Thursday, February 16, 2012

China lends more than $75bn to Latin America

Original source:

China lends more than $75bn to Latin America
February 15, 2012
Financial Times
By John Paul Rathbone in London

Chinese state banks have lent more than $75bn to Latin America since
2005, and in 2010 gave more than the World Bank, Inter-American
Development Bank and US Ex-Im Bank combined, according to a report which
highlights China's growing financial heft in the region.

"On the positive side, it is clear that China is a new and growing
source of finance in Latin America," notes the independent academic
report, New Banks in Town: Chinese finance in Latin America.

"That said, and contrary to much commentary on the subject, by and large
Latin American nations have to pay a higher premium for loans from China."

China has overtaken the US to become Brazil and Chile's largest trade
partner. Many US policymakers fear that Beijing is using cheap rate
loans to "buy" influence among left-leaning Latin American governments
that are hostile to western interests, and that Beijing uses financing
to secure long term commodity supplies.

But in just one example, the China Development Bank, which accounts for
the bulk of China's Latin American lending, extended a $10bn credit to
Argentina in 2010 at the London Interbank Offered Rate plus 600 basis
points. In the same year, the World Bank lent Argentina $30m at Libor
plus 85 basis points.

"Some on the left say China's rising importance in Latin America is
driven by an ideological desire to boost South-South ties. Others on the
right say that China is buying influence with cheap money," said Boston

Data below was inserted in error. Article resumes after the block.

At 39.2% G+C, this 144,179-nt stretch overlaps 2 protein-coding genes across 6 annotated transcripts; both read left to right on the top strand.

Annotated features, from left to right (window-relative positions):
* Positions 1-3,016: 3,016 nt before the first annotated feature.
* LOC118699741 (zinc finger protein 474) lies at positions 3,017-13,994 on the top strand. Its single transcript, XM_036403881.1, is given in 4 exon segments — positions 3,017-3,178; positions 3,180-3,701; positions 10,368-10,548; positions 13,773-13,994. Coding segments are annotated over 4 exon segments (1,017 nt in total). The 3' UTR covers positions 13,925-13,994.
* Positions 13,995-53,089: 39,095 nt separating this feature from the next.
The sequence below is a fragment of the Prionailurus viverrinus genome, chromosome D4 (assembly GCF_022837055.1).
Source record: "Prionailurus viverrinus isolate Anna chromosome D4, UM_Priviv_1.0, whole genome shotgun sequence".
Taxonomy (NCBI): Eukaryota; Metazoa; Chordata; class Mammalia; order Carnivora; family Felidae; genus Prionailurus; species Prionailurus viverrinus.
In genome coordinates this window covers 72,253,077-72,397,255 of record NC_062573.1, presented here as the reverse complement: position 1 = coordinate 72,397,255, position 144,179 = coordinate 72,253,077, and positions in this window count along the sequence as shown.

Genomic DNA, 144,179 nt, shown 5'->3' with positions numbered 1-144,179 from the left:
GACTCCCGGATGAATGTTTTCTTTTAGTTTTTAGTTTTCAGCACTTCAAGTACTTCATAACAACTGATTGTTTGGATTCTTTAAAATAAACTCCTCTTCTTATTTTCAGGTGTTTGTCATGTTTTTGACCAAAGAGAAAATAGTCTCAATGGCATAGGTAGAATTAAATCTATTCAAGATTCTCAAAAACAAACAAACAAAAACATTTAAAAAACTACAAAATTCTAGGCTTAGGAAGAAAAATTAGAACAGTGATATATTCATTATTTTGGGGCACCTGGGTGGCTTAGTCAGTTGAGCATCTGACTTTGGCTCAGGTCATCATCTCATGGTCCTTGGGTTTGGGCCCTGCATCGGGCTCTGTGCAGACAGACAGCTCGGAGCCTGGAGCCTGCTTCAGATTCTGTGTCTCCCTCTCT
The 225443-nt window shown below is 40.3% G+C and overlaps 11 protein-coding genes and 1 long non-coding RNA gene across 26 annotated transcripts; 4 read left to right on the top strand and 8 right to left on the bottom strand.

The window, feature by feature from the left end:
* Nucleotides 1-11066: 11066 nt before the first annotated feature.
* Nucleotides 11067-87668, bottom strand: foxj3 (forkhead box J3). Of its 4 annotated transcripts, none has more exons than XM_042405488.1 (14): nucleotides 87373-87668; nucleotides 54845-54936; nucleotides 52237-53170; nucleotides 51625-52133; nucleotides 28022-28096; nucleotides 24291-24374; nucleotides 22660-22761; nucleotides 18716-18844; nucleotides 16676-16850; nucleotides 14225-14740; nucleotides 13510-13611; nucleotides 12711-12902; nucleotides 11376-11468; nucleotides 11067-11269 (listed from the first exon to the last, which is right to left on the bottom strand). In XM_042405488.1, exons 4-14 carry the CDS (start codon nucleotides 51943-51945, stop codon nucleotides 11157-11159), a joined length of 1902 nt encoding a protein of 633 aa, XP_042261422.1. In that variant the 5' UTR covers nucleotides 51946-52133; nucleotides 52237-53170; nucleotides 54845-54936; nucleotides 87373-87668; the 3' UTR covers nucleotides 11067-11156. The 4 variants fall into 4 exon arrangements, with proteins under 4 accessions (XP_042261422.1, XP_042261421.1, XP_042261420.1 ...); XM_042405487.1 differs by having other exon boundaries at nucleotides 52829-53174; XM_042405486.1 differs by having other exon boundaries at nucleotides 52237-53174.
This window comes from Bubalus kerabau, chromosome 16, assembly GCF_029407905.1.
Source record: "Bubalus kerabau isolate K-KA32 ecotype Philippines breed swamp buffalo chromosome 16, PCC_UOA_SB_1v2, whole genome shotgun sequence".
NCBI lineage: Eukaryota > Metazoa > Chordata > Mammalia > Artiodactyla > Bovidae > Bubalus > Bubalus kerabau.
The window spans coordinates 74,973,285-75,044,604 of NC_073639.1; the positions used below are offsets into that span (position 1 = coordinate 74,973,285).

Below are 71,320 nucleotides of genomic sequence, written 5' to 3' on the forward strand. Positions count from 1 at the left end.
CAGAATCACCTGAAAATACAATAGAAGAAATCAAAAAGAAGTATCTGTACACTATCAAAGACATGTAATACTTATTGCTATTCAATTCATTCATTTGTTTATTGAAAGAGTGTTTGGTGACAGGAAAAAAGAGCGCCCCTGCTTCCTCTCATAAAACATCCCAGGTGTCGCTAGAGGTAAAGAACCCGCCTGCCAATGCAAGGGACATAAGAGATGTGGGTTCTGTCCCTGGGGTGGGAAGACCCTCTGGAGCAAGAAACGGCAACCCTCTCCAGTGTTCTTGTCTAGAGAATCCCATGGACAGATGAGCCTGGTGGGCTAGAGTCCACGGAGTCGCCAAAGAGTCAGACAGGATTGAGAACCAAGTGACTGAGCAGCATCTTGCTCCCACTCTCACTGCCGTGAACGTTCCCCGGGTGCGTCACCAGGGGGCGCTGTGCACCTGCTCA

University's Kevin Gallagher, one of the report's co-authors.

But as the loans, while blessed by the party in Beijing, are executed by
commercially orientated state banks, "neither view is quite true," he said.

Loans for oil, such as a $20bn deal with Venezuela in 2010, also use
market prices. Although these loans are among the most controversial, as
funds can be spent largely at the borrowing government's discretion,
securing commodity supplies with long term credit and technological
support is nothing new: Japan cut similar deals with China in the 1970s.

"Now the Chinese are replicating the Japanese format in Latin America.
It worked for them," said Mr Gallagher. The US and China agreed on
Tuesday to begin talks on setting guidelines for export-credit financing
which could bring Beijing within rules used by member countries of the
Organisation for Economic Co-operation and Development.

Chinese loans to Latin America, which account for more than half
Beijing's international lending, accelerated in 2009 as China took
advantage of the withering of alternative credit sources during the
global financial crisis to project its influence abroad.

By 2009, Latin American loans reached $18bn, from under $1bn before
2008, and by 2010 topped $36bn. Total net credit flows to the region
totalled $63bn in 2009 and $143bn in 2010, according to separate figures
from the Institute of International Finance.

China proved an especially valuable alternative credit source for
defaulted sovereign borrowers that cannot access international capital
markets, such as Argentina and Ecuador which, ironically, are among the
most vocal critics of globalisation. Critics add that China's focus on
commodities increases the "dependency" exploitation denounced by
leftwing development economists four decades ago.

"But the biggest risk may be the way many Chinese assistance deals and
contracts are cut � behind closed doors, and motivated exclusively by
Chinese commercial interest � which can breed public and private
corruption," said Christopher Sabatini, senior director of policy at the
Americas Society and Council of the Americas, a US-based political and
business forum.

Indeed, China's growing presence has started to prompt a regional
backlash. Latin American manufacturers increasingly complain that their
industries are being hollowed out by cheap Chinese exports. A proposed
2010 lease of 320,000 hectares in Argentina's Rio Negro province has
been also been put on hold, while Brazil has placed a ceiling on the
amount of land foreign owners can buy.

Additional reporting by Jamil Anderlini in Beijing

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